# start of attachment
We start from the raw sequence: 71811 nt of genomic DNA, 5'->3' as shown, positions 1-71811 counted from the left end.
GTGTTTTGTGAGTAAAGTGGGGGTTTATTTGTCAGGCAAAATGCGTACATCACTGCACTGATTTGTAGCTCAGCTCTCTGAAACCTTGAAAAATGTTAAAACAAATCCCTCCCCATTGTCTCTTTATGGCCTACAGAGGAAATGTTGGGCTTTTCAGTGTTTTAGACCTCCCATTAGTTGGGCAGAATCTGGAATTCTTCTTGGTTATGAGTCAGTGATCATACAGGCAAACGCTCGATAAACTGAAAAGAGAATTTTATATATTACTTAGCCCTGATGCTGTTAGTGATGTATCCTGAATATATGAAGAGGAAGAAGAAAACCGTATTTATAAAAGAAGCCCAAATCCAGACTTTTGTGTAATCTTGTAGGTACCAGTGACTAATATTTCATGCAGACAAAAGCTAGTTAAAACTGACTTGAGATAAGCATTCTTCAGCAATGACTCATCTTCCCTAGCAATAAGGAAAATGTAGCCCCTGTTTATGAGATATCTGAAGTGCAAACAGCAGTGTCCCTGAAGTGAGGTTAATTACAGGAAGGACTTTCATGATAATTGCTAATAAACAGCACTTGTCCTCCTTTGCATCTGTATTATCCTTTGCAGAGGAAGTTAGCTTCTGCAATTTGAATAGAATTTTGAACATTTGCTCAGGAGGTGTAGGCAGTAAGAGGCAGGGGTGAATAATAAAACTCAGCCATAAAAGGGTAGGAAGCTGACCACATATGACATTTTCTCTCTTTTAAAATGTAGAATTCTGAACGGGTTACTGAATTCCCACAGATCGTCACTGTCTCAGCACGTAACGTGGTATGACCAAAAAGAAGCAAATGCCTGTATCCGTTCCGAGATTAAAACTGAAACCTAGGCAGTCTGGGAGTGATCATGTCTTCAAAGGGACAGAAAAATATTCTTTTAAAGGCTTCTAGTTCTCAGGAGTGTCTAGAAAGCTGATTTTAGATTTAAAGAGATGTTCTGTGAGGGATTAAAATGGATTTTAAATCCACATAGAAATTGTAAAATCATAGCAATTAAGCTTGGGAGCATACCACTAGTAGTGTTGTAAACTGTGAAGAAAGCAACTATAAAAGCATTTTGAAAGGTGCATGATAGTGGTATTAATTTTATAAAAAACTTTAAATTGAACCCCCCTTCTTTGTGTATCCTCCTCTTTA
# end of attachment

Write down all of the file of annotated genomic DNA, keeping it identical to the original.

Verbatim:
We start from the raw sequence: 71811 nt of genomic DNA, 5'->3' as shown, positions 1-71811 counted from the left end.
GTGTTTTGTGAGTAAAGTGGGGGTTTATTTGTCAGGCAAAATGCGTACATCACTGCACTGATTTGTAGCTCAGCTCTCTGAAACCTTGAAAAATGTTAAAACAAATCCCTCCCCATTGTCTCTTTATGGCCTACAGAGGAAATGTTGGGCTTTTCAGTGTTTTAGACCTCCCATTAGTTGGGCAGAATCTGGAATTCTTCTTGGTTATGAGTCAGTGATCATACAGGCAAACGCTCGATAAACTGAAAAGAGAATTTTATATATTACTTAGCCCTGATGCTGTTAGTGATGTATCCTGAATATATGAAGAGGAAGAAGAAAACCGTATTTATAAAAGAAGCCCAAATCCAGACTTTTGTGTAATCTTGTAGGTACCAGTGACTAATATTTCATGCAGACAAAAGCTAGTTAAAACTGACTTGAGATAAGCATTCTTCAGCAATGACTCATCTTCCCTAGCAATAAGGAAAATGTAGCCCCTGTTTATGAGATATCTGAAGTGCAAACAGCAGTGTCCCTGAAGTGAGGTTAATTACAGGAAGGACTTTCATGATAATTGCTAATAAACAGCACTTGTCCTCCTTTGCATCTGTATTATCCTTTGCAGAGGAAGTTAGCTTCTGCAATTTGAATAGAATTTTGAACATTTGCTCAGGAGGTGTAGGCAGTAAGAGGCAGGGGTGAATAATAAAACTCAGCCATAAAAGGGTAGGAAGCTGACCACATATGACATTTTCTCTCTTTTAAAATGTAGAATTCTGAACGGGTTACTGAATTCCCACAGATCGTCACTGTCTCAGCACGTAACGTGGTATGACCAAAAAGAAGCAAATGCCTGTATCCGTTCCGAGATTAAAACTGAAACCTAGGCAGTCTGGGAGTGATCATGTCTTCAAAGGGACAGAAAAATATTCTTTTAAAGGCTTCTAGTTCTCAGGAGTGTCTAGAAAGCTGATTTTAGATTTAAAGAGATGTTCTGTGAGGGATTAAAATGGATTTTAAATCCACATAGAAATTGTAAAATCATAGCAATTAAGCTTGGGAGCATACCACTAGTAGTGTTGTAAACTGTGAAGAAAGCAACTATAAAAGCATTTTGAAAGGTGCATGATAGTGGTATTAATTTTATAAAAAACTTTAAATTGAACCCCCCTTCTTTGTGTATCCTCCTCTTTA